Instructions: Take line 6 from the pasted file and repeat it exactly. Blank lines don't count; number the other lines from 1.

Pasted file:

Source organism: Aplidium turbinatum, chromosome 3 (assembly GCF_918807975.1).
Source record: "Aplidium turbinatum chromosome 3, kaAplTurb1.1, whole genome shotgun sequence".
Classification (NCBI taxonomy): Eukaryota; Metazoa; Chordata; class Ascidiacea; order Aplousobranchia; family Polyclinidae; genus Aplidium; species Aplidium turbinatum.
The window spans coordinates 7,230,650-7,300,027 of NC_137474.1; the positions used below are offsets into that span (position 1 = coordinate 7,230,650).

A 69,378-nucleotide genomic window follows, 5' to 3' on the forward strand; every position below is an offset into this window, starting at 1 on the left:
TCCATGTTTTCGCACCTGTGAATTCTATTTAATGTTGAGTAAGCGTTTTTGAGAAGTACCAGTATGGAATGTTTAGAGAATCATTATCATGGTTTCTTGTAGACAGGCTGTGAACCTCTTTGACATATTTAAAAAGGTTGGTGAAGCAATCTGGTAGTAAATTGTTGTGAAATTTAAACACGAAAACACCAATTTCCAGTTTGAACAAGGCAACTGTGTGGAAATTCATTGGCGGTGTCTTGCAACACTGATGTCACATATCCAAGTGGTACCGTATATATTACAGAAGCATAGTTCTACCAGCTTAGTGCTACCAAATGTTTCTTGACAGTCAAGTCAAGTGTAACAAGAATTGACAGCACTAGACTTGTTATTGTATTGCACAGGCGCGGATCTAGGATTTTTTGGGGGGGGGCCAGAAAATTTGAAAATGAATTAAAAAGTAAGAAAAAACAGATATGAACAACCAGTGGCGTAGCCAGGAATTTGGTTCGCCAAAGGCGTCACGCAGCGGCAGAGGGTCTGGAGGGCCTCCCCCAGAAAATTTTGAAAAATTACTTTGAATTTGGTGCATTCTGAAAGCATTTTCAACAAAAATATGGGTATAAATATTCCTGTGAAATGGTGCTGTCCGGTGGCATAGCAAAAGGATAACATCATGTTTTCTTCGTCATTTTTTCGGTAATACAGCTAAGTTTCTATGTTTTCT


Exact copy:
TCCATGTTTTCGCACCTGTGAATTCTATTTAATGTTGAGTAAGCGTTTTTGAGAAGTACCAGTATGGAATGTTTAGAGAATCATTATCATGGTTTCTTGTAGACAGGCTGTGAACCTCTTTGACATATTTAAAAAGGTTGGTGAAGCAATCTGGTAGTAAATTGTTGTGAAATTTAAACACGAAAACACCAATTTCCAGTTTGAACAAGGCAACTGTGTGGAAATTCATTGGCGGTGTCTTGCAACACTGATGTCACATATCCAAGTGGTACCGTATATATTACAGAAGCATAGTTCTACCAGCTTAGTGCTACCAAATGTTTCTTGACAGTCAAGTCAAGTGTAACAAGAATTGACAGCACTAGACTTGTTATTGTATTGCACAGGCGCGGATCTAGGATTTTTTGGGGGGGGGCCAGAAAATTTGAAAATGAATTAAAAAGTAAGAAAAAACAGATATGAACAACCAGTGGCGTAGCCAGGAATTTGGTTCGCCAAAGGCGTCACGCAGCGGCAGAGGGTCTGGAGGGCCTCCCCCAGAAAATTTTGAAAAATTACTTTGAATTTGGTGCATTCTGAAAGCATTTTCAACAAAAATATGGGTATAAATATTCCTGTGAAATGGTGCTGTCCGGTGGCATAGCAAAAGGATAACATCATGTTTTCTTCGTCATTTTTTCGGTAATACAGCTAAGTTTCTATGTTTTCT